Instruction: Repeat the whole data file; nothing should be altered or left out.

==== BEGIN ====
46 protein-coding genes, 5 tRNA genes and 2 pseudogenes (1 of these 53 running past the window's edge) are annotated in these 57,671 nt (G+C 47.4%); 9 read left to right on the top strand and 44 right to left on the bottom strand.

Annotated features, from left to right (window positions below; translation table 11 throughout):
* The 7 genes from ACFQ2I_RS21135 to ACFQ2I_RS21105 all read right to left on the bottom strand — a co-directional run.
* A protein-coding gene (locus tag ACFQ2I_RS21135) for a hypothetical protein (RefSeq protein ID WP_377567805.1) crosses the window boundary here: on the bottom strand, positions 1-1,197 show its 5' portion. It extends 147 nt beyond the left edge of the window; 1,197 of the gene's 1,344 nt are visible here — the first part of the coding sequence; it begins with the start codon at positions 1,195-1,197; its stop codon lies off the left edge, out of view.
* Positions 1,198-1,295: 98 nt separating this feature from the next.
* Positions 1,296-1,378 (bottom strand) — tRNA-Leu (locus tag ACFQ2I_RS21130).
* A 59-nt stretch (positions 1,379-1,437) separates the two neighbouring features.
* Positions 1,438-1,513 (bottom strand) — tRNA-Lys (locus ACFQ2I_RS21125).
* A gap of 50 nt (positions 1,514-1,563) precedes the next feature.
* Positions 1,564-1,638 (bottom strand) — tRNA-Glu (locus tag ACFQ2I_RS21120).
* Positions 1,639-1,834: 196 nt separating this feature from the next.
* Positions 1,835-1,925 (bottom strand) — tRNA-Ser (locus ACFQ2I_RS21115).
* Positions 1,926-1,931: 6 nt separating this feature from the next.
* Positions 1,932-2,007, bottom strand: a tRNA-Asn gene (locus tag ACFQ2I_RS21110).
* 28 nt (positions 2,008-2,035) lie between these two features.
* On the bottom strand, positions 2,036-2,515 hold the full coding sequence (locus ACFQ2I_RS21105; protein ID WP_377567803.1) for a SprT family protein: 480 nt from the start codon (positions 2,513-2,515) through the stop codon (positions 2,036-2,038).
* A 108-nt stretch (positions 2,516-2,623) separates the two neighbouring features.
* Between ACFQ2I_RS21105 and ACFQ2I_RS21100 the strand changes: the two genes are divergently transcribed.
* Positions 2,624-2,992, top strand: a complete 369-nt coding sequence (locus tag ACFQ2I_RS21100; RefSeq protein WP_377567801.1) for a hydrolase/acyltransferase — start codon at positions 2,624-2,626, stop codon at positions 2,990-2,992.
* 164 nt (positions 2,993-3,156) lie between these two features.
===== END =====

46 protein-coding genes, 5 tRNA genes and 2 pseudogenes (1 of these 53 running past the window's edge) are annotated in these 57,671 nt (G+C 47.4%); 9 read left to right on the top strand and 44 right to left on the bottom strand.

Annotated features, from left to right (window positions below; translation table 11 throughout):
* The 7 genes from ACFQ2I_RS21135 to ACFQ2I_RS21105 all read right to left on the bottom strand — a co-directional run.
* A protein-coding gene (locus tag ACFQ2I_RS21135) for a hypothetical protein (RefSeq protein ID WP_377567805.1) crosses the window boundary here: on the bottom strand, positions 1-1,197 show its 5' portion. It extends 147 nt beyond the left edge of the window; 1,197 of the gene's 1,344 nt are visible here — the first part of the coding sequence; it begins with the start codon at positions 1,195-1,197; its stop codon lies off the left edge, out of view.
* Positions 1,198-1,295: 98 nt separating this feature from the next.
* Positions 1,296-1,378 (bottom strand) — tRNA-Leu (locus tag ACFQ2I_RS21130).
* A 59-nt stretch (positions 1,379-1,437) separates the two neighbouring features.
* Positions 1,438-1,513 (bottom strand) — tRNA-Lys (locus ACFQ2I_RS21125).
* A gap of 50 nt (positions 1,514-1,563) precedes the next feature.
* Positions 1,564-1,638 (bottom strand) — tRNA-Glu (locus tag ACFQ2I_RS21120).
* Positions 1,639-1,834: 196 nt separating this feature from the next.
* Positions 1,835-1,925 (bottom strand) — tRNA-Ser (locus ACFQ2I_RS21115).
* Positions 1,926-1,931: 6 nt separating this feature from the next.
* Positions 1,932-2,007, bottom strand: a tRNA-Asn gene (locus tag ACFQ2I_RS21110).
* 28 nt (positions 2,008-2,035) lie between these two features.
* On the bottom strand, positions 2,036-2,515 hold the full coding sequence (locus ACFQ2I_RS21105; protein ID WP_377567803.1) for a SprT family protein: 480 nt from the start codon (positions 2,513-2,515) through the stop codon (positions 2,036-2,038).
* A 108-nt stretch (positions 2,516-2,623) separates the two neighbouring features.
* Between ACFQ2I_RS21105 and ACFQ2I_RS21100 the strand changes: the two genes are divergently transcribed.
* Positions 2,624-2,992, top strand: a complete 369-nt coding sequence (locus tag ACFQ2I_RS21100; RefSeq protein WP_377567801.1) for a hydrolase/acyltransferase — start codon at positions 2,624-2,626, stop codon at positions 2,990-2,992.
* 164 nt (positions 2,993-3,156) lie between these two features.